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PostPosted: Mon Jul 18, 2005 11:32 pm 
Colorful Confetti
Piñata, performed by Brian Brooks Moving Company, presented by Summerdance. At Center Stage Theater, Friday, July 8.
Reviewed by Felicia M. Tomasko

At the opening of the evening, a colorful, donkey-shaped piñata stood center stage, alone and illuminated. “A piñata? Oh, of course, the Mexican thing with the candy,” announced Brian Brooks’ voice from the wings. Nicholas Duran then hoisted the piñata and blindfolded Jo-Anne Lee, who promptly smashed the donkey, party-style. Scads of white confetti fell from the ceiling, initiating an explosive array of color and choreography that lasted all night. In subsequent segments the performers scattered other colors—white, orange, green, blue, and finally black—as they strode, leapt, and bounced across the shiny white dance floor. The shimmering, slippery confetti almost became a sixth dancer.

[url=http://www.independent.com/a&e/af973.htm[/url]more click here[/url]


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PostPosted: Mon Jul 18, 2005 11:38 pm 
This year’s Summerdance kicked off with a performance by the innovative and talented New York group Brian Brooks Moving Company. Like last year, when the company delighted audiences with its all-pink Dance-O-Matic, they presented some of the best contemporary dance has to offer: serious art that doesn’t take itself seriously.

Take the premise, for example. The dance is based around, and named after, the concept of a piñata—a colorful, artificial animal full of candy or confetti. It’s a frivolous item, symbolic of parties and celebrations, of children and imagination. And while you could make a case for the piñata as some kind of cultural symbol, perhaps as a way to look at the experience of Latino immigrants in America, Brooks and his company don’t. They leave the weightier issues to artists like Richard Lerman, whose Fences-Borders exhibit is still hanging at Contemporary Arts Forum (CAF), across a courtyard from Center Stage Theater where the dancers performed.

Instead, Piñata is an impressionistic portrait, whimsical and dreamlike. It starts with dancers dressed all in white, each costume a different variation of a cross between a swimming outfit from the turn of the century (bloomers, long knickers, skull caps) and a matador uniform (fluffy epaulettes, bows at the neck); and from the moment in the first scene when a beaten llama piñata releases large white paper squares into the air, the performance is awash in confetti.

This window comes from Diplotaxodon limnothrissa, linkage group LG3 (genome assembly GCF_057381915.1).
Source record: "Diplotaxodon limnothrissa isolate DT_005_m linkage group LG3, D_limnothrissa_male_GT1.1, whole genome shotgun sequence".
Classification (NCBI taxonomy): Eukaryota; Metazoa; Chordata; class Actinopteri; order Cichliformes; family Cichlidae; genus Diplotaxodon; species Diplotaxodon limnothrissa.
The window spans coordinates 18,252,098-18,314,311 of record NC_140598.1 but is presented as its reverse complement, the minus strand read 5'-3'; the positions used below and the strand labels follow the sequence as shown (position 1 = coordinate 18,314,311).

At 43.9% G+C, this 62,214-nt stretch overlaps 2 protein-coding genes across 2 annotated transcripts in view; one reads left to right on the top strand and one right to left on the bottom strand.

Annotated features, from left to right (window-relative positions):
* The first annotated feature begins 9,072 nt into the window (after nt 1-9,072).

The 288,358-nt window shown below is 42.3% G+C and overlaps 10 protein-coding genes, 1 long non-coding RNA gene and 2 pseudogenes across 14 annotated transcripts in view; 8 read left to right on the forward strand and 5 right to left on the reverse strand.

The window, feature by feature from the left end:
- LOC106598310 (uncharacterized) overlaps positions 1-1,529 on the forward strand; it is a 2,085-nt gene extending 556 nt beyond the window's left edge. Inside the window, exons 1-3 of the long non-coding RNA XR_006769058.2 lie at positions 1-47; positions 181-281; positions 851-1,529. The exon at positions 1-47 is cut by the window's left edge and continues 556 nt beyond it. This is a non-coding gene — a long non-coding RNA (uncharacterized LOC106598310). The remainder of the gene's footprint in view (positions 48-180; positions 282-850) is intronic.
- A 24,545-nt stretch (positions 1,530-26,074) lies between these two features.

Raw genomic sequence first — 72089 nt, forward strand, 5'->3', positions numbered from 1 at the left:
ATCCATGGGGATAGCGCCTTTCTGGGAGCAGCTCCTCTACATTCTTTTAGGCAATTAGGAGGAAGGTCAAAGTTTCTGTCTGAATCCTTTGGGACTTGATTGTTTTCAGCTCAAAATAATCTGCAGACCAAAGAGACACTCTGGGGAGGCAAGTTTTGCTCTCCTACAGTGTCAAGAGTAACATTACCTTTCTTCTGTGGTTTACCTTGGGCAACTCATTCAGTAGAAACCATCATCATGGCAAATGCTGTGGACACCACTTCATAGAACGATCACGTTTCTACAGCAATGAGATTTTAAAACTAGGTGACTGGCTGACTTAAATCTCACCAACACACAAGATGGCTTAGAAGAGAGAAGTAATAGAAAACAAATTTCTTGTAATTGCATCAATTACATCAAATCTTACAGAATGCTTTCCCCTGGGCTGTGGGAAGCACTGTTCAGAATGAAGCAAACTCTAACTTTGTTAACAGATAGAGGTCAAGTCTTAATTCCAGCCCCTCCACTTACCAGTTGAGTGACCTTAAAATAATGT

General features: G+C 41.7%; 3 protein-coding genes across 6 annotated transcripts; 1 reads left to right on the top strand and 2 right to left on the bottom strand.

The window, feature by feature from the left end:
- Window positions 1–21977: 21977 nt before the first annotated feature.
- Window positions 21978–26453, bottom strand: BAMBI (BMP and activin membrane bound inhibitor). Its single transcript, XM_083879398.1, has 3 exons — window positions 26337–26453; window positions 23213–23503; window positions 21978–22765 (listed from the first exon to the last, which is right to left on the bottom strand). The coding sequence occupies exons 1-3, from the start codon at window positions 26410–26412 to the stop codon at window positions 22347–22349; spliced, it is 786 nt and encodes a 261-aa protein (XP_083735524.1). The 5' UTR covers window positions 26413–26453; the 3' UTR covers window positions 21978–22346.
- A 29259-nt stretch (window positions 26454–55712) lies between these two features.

more-> http://www.vcreporter.com/art_and_culture.html


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PostPosted: Thu Jul 21, 2005 8:32 am 
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Joined: Mon Sep 09, 2002 11:01 pm
Posts: 945
Location: Maryland USA
Guest, Welcome to CriticalDance and thank you so much for posting these articles. We always like to get more information, especially from such interesting reviews. :)

I invite you to become a member of CriticalDance, and hope you will keep posting not only "official reviews", but your own views and reviews are also very welcome.


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PostPosted: Wed Oct 11, 2006 2:48 am 
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Joined: Sat Aug 23, 2003 11:01 pm
Posts: 6778
Location: Estonia
Quote:
Watch Out!
by DEBORAH JOWITT for the Village Voice
published: October 5, 2006

His take on repetition doesn't ally him with Minimalism, nor is it mechanical. The sequences he choreographs are strenuous, redolent of effort and emotion, and he worries them like a dog with a bone, changing them in small, compelling ways.
more...


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PostPosted: Sat Mar 15, 2008 2:25 pm 
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Location: NYC
http://www.pixelwater.com/SBB/BBMCpress.html

A Link to Four BBMC Reviews from 2001-2002
(Might be repeats from earlier in this thread)


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PostPosted: Sat Mar 15, 2008 2:31 pm 
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Posts: 195
Location: NYC
Quote:
The future of dance is a talking pinata. Go ahead and laugh. Brian Brooks Moving Company, an up-and-coming Brooklyn-based group making its American Dance Festival debut, humbly makes the argument that humor, along with a kindergartenesque approach to the world, is not only justified in 2005, but logical. And shortly after Mr. Pinata, a little papier-mache donkey in a spotlight, opens the show with a comic voiceover about cellphones and the company website, another pinata is lowered from above, to be bashed open by little "girl" with a big stick. Guts get spilled. That’s life....


More (click Here)


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PostPosted: Sat Mar 15, 2008 2:37 pm 
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Posts: 195
Location: NYC